In our last blog post, we looked at how we can identify your big spenders in your cloud deployment. In this post, we’ll take a look at strategies to make your cloud spend more efficient.
One of the keys to maximising the efficiency of your workloads in Cloud is to actually understand what they consume and how they consume them. If you don’t understand how your application behaves, and simply plan your cloud deployment based on the highest possible peak that it could reach, then you will likely have highly inefficiency consumption and end up wasting money on underutilised resources. Cloud consumption is charged based on unit consumption or unit consumption over time. When you get charged $3/hour to run your web server VM, then you really want to be using as much performance of that VM as possible, because if you use 0%, or 99%, you’re still being charged $3/hour.
Building for clouds
Despite all the flexibility that cloud gives us, few clouds offer the capability to add CPUs and memory to a running system without interruption, and even fewer guest operating systems reliably support it. Generally speaking, scaling up a server is an event that requires down time. So when you build cloud deployments you should build them using a scale out architecture. When you build applications with a scale out architecture, you simply add or remove servers to handle performance changes.
As you evaluate the best way to build a scale out architecture, it’s also important to understand what metrics you can use to determine when to scale out. It may be a very simplistic metric works for your application, you may simply deploy more servers when the CPU load of the application servers gets high. But sometimes that isn’t appropriate, in some architectures, you may have to monitor how much data is building up as unprocessed in system A, to determine when to scale system B, regardless of which scale out metric you chose and how you chose to implement it, understanding how your application performs and what the key indicators of performance bottlenecks are is critical.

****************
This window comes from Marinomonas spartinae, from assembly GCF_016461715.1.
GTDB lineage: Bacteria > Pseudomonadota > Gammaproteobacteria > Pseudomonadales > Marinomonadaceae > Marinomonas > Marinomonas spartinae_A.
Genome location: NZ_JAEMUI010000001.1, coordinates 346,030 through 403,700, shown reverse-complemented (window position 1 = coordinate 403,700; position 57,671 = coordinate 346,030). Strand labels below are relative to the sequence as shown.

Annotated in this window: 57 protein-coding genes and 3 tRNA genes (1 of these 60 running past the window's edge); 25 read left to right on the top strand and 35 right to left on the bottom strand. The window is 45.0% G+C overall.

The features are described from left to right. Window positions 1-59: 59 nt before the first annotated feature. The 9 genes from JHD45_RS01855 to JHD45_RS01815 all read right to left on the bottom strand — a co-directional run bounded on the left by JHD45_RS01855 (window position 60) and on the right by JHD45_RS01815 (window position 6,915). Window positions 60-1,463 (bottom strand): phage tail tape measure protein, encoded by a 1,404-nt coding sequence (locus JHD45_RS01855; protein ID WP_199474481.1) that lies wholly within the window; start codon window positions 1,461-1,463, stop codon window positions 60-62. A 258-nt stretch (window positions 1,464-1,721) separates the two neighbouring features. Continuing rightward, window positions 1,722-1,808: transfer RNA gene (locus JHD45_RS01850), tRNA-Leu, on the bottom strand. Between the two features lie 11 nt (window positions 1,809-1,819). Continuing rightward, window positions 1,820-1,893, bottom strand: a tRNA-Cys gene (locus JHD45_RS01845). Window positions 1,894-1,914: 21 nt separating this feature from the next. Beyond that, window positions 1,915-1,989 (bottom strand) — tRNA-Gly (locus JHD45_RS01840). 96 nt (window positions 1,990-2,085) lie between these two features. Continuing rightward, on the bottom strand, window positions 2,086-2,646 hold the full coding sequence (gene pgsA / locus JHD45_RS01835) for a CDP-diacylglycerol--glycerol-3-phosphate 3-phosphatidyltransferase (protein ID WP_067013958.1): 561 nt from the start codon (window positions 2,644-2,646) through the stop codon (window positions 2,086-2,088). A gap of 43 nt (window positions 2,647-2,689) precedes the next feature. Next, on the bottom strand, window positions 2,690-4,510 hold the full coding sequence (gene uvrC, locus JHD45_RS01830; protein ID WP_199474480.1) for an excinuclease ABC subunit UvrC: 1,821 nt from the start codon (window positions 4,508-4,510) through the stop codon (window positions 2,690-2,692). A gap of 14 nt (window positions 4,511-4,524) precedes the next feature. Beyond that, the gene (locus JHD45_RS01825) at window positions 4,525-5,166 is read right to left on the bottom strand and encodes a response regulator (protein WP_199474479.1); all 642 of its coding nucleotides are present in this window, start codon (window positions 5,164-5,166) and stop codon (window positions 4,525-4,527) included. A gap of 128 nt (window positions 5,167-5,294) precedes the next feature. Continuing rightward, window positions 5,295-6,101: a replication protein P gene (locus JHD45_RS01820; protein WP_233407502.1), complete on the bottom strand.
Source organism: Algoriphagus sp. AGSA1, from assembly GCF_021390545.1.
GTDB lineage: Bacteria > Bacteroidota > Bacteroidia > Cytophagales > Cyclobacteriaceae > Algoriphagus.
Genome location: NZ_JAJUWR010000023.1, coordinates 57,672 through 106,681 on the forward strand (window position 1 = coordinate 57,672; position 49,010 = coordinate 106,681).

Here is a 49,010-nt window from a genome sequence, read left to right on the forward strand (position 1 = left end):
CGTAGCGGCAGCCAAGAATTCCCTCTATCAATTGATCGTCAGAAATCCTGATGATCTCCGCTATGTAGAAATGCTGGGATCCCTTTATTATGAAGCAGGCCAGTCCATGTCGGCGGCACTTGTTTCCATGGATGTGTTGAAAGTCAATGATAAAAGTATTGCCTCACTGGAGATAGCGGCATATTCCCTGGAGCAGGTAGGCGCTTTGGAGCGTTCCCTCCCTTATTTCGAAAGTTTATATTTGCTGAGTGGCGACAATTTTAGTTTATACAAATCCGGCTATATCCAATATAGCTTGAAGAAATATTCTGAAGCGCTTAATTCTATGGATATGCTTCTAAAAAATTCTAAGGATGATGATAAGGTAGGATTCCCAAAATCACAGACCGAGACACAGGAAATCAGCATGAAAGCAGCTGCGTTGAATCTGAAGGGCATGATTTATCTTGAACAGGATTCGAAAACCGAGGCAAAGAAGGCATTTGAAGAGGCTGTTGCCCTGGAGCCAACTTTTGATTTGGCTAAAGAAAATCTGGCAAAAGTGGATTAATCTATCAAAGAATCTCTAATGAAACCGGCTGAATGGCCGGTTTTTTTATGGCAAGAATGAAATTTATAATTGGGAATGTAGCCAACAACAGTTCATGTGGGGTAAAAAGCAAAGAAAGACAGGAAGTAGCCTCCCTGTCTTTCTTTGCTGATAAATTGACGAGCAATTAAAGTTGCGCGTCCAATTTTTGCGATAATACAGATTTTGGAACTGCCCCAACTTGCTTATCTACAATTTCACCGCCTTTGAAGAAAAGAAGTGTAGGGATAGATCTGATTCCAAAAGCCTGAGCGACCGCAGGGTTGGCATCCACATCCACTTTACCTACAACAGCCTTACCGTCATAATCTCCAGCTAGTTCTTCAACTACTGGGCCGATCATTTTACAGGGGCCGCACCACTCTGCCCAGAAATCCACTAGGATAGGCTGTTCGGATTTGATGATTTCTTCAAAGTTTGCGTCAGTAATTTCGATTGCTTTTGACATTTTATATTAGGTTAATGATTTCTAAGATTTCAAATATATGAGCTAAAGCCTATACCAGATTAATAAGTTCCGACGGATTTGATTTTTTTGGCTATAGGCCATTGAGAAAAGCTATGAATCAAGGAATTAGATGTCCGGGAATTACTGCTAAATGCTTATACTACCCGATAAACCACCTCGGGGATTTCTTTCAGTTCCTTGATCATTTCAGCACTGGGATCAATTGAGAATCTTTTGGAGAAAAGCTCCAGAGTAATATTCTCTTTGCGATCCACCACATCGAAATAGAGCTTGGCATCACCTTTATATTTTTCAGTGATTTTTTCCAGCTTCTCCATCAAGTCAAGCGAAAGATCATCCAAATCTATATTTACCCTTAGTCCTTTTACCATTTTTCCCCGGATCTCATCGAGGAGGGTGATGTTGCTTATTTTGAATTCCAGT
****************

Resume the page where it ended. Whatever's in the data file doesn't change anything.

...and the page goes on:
Similarly, if you don’t periodically review your application behaviour and performance, you won’t be able to tune and optimise your deployment to find new efficiencies as your workloads develop.
Not everything can be made cloudy
However, it’s not always possible to change the application architecture of our cloud deployments. In those situations, we have to find more fundamental ways to save money when running workloads in the cloud. Some other key fundamentals take the key approaches of our application design and apply them generally. For example, knowing that our developers and testers only work business hours, we can schedule the start-up and shutdown of our dev and test environments to ensure that they only run when they are needed.
We can also apply this process to user based cloud services. For some SaaS applications, cloud providers charge a prorated per user monthly fee. When consuming those services, it’s worth evaluating if you can take a just in time user provisioning approach to those applications. Provision access to the SaaS as the user needs it, then take it away after they have finished what they need to do. This is especially useful for scenarios where you use generic accounts for training, but they are only used for a week at a time, and training only happens 6-7 times a year. Rather than leaving all the accounts provisioned and active and charging in the application, provision them before training starts and deprovision them after the training ends to ensure that you are not paying per user changes for accounts that aren’t being used most of the time.
As you can see, there a number of different approaches to making your cloud spend more efficient and this blog only covers the tip of the iceberg.